Fortinet, a security company with a $5.34 billion market capitalization, has had somewhat of a flat year overall in terms of its share price. That said if you'd spotted the dip, there was a significant profit to be made in investing in the company between February and October. Still, with revenues just topping $1 billion, the company which provides over 280,000 customers with their online security needs, has grown strongly and has strong cash reserves of $1.2 billion. It is also debt-free. Since its initial IPO, Fortinet has seen gains of over 320%. The company is the fourth largest cybersecurity pure-play around, and offers a host of products including: firewalls, antivirus programs, an intrusion-prevention system, antispyware, antispam software, VPN access, web-filtering, and wireless security. Analysts, including those at the FT, believe Fortinet will outperform the market in 2017.
FireEye, whilst perhaps not debt-free like Fortinet, and not a steady Eddie like Check Point, or a big beast like Symantec, still offers something: the potential of a rebound. The company lost 38% of its value in 2016, but has already climbed by 5.8% in 2017. It is innovative, having invented its own VM security platform to provide real-time government and enterprise threat detection, and its involvement in "Specialized Threat Analysis and Protection", as the market leader, ought to see it benefit from potentially increased government security spends in 2017.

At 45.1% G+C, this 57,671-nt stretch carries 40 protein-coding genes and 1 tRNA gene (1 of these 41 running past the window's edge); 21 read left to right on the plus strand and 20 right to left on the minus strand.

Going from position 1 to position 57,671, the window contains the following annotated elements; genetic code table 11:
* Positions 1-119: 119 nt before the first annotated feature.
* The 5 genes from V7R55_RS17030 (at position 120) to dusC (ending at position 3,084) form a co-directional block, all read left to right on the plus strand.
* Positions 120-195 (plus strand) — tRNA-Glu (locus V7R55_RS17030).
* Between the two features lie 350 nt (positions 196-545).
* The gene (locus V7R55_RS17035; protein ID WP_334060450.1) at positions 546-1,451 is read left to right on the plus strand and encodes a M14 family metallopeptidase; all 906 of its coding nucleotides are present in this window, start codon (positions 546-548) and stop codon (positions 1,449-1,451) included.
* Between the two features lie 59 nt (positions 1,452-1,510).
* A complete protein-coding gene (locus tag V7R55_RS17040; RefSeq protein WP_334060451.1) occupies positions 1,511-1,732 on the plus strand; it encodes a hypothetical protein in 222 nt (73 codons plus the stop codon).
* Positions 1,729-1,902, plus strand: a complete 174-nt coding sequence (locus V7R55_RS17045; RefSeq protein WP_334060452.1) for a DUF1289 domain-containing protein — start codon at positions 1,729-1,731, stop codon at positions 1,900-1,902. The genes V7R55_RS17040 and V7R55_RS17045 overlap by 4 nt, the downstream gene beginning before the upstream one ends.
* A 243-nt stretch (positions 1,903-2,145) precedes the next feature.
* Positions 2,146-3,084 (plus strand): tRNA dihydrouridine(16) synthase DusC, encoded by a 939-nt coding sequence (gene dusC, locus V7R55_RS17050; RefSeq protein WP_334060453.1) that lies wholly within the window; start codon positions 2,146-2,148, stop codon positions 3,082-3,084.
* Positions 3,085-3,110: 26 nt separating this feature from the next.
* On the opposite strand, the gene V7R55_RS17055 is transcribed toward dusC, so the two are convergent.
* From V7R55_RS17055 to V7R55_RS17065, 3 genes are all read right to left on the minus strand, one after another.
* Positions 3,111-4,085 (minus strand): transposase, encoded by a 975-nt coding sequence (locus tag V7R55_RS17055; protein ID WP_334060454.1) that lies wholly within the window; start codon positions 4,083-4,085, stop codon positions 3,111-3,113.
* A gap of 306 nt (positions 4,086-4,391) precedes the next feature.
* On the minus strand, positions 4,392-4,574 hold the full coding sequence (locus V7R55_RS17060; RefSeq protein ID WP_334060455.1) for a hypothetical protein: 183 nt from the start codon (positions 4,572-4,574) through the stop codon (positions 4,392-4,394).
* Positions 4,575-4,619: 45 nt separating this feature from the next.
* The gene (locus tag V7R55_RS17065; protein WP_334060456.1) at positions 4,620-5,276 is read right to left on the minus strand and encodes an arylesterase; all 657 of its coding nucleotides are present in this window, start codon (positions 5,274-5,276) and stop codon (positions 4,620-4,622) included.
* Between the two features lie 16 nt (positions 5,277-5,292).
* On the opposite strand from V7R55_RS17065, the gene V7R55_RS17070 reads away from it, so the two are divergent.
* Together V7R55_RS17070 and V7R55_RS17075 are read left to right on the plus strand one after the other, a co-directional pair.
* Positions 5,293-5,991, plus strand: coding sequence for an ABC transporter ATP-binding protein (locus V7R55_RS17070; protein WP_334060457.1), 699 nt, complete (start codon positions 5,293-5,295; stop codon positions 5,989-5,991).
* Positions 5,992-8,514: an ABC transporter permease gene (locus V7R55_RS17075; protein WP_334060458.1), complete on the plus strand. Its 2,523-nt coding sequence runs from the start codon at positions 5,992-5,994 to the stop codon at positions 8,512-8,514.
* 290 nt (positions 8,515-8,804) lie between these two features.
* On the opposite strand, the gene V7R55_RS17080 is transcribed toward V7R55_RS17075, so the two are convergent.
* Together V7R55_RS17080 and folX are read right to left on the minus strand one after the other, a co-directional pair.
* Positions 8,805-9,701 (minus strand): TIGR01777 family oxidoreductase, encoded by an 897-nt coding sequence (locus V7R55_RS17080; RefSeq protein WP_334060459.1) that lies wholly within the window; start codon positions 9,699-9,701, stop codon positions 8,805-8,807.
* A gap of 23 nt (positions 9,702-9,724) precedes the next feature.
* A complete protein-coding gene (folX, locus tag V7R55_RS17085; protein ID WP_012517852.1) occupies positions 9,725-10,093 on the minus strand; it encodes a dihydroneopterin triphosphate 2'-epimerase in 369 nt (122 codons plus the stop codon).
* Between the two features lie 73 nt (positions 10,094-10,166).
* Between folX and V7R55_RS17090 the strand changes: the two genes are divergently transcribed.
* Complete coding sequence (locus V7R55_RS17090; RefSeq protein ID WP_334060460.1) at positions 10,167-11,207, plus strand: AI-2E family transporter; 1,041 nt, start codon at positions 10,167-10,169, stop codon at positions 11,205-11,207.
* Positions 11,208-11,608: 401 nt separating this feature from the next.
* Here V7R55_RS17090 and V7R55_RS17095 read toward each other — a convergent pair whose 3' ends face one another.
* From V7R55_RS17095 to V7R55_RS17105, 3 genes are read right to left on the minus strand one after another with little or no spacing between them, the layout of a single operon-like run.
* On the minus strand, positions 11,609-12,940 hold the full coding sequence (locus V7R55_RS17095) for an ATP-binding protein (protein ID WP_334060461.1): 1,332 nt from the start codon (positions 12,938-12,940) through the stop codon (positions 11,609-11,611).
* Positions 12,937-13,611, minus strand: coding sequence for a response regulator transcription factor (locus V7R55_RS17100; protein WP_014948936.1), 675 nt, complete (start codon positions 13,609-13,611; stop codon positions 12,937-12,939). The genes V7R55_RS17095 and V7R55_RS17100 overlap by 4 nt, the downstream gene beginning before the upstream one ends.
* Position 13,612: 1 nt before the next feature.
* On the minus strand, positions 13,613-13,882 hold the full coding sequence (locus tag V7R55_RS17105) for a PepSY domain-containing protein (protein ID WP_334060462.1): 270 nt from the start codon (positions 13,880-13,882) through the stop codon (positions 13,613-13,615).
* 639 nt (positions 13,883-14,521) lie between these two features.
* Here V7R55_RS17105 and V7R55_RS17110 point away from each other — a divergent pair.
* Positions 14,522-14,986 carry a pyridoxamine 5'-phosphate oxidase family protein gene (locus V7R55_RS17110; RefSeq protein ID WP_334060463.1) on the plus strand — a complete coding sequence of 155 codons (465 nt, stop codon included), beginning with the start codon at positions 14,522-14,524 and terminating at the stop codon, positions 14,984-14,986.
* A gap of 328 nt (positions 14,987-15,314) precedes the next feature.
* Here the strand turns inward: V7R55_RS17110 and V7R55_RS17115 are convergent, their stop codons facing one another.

Proofpoint Share Price - One Year. Source: Bloomberg
Proofpoint has had a steady time of late, in share price terms, rising 24.86% over the last year, and it's already up 8.99% in 2017. The $3.27 billion company provides security platforms through a suite of cloud-based protection programs, enabling the monitoring of business actions, such as employee email usage to ensure data-leaks are kept at a minimum. Its key offering is that it provides an on-demand service, so clients have no need of hefty upfront payments. It should be noted, however, that the company has seen a year-over-year fall in income of 65.72%, posting a loss of $106.45m despite increasing revenues, with increased costs bearing the blame.
CEO Gary Steele is nonetheless focused on a strong 2017, expecting recent reports of Russian hacking may boost government spending, and thus, earnings. Additionally, having 25% of the Fortune 100 as already established customers, means that should global cybersecurity spends rise, as they seem likely to, Proofpoint should stand to benefit. The company believes that, through targeted M&A and continuing research on improving its current threat surveillance systems, that 2017 will see a turnaround in its losses. If this is the case, share prices will continue to climb.
(Oisin Breen, Technical Analyst at Accendo Markets)